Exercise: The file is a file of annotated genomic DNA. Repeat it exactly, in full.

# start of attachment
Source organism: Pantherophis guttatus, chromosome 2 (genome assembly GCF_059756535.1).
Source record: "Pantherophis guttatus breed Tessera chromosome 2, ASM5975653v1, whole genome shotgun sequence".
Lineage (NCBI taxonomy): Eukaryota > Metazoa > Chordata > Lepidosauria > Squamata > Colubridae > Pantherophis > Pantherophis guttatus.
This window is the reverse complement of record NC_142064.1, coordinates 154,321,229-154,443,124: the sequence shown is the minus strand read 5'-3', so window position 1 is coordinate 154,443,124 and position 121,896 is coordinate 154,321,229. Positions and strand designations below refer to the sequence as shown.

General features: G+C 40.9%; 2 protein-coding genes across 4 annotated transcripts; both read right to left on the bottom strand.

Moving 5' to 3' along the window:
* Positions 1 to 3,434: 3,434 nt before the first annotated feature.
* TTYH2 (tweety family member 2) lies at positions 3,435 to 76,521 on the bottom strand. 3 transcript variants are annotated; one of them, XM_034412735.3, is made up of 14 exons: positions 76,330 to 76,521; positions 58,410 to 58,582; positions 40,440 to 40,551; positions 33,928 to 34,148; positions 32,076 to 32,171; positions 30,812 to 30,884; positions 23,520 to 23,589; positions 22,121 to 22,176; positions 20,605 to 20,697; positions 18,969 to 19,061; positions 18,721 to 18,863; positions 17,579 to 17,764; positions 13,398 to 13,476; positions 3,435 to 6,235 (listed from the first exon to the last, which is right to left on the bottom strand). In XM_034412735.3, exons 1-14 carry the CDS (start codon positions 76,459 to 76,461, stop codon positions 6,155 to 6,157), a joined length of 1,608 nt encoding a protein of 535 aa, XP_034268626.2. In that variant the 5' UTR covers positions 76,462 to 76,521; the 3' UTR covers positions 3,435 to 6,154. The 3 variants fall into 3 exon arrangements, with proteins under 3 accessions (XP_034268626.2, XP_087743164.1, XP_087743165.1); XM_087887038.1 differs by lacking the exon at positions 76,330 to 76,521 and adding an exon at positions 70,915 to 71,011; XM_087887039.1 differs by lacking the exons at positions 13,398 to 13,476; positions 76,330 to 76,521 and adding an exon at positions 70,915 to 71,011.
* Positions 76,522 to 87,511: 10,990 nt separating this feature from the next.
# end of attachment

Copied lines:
Source organism: Pantherophis guttatus, chromosome 2 (genome assembly GCF_059756535.1).
Source record: "Pantherophis guttatus breed Tessera chromosome 2, ASM5975653v1, whole genome shotgun sequence".
Lineage (NCBI taxonomy): Eukaryota > Metazoa > Chordata > Lepidosauria > Squamata > Colubridae > Pantherophis > Pantherophis guttatus.
This window is the reverse complement of record NC_142064.1, coordinates 154,321,229-154,443,124: the sequence shown is the minus strand read 5'-3', so window position 1 is coordinate 154,443,124 and position 121,896 is coordinate 154,321,229. Positions and strand designations below refer to the sequence as shown.

General features: G+C 40.9%; 2 protein-coding genes across 4 annotated transcripts; both read right to left on the bottom strand.

Moving 5' to 3' along the window:
* Positions 1 to 3,434: 3,434 nt before the first annotated feature.
* TTYH2 (tweety family member 2) lies at positions 3,435 to 76,521 on the bottom strand. 3 transcript variants are annotated; one of them, XM_034412735.3, is made up of 14 exons: positions 76,330 to 76,521; positions 58,410 to 58,582; positions 40,440 to 40,551; positions 33,928 to 34,148; positions 32,076 to 32,171; positions 30,812 to 30,884; positions 23,520 to 23,589; positions 22,121 to 22,176; positions 20,605 to 20,697; positions 18,969 to 19,061; positions 18,721 to 18,863; positions 17,579 to 17,764; positions 13,398 to 13,476; positions 3,435 to 6,235 (listed from the first exon to the last, which is right to left on the bottom strand). In XM_034412735.3, exons 1-14 carry the CDS (start codon positions 76,459 to 76,461, stop codon positions 6,155 to 6,157), a joined length of 1,608 nt encoding a protein of 535 aa, XP_034268626.2. In that variant the 5' UTR covers positions 76,462 to 76,521; the 3' UTR covers positions 3,435 to 6,154. The 3 variants fall into 3 exon arrangements, with proteins under 3 accessions (XP_034268626.2, XP_087743164.1, XP_087743165.1); XM_087887038.1 differs by lacking the exon at positions 76,330 to 76,521 and adding an exon at positions 70,915 to 71,011; XM_087887039.1 differs by lacking the exons at positions 13,398 to 13,476; positions 76,330 to 76,521 and adding an exon at positions 70,915 to 71,011.
* Positions 76,522 to 87,511: 10,990 nt separating this feature from the next.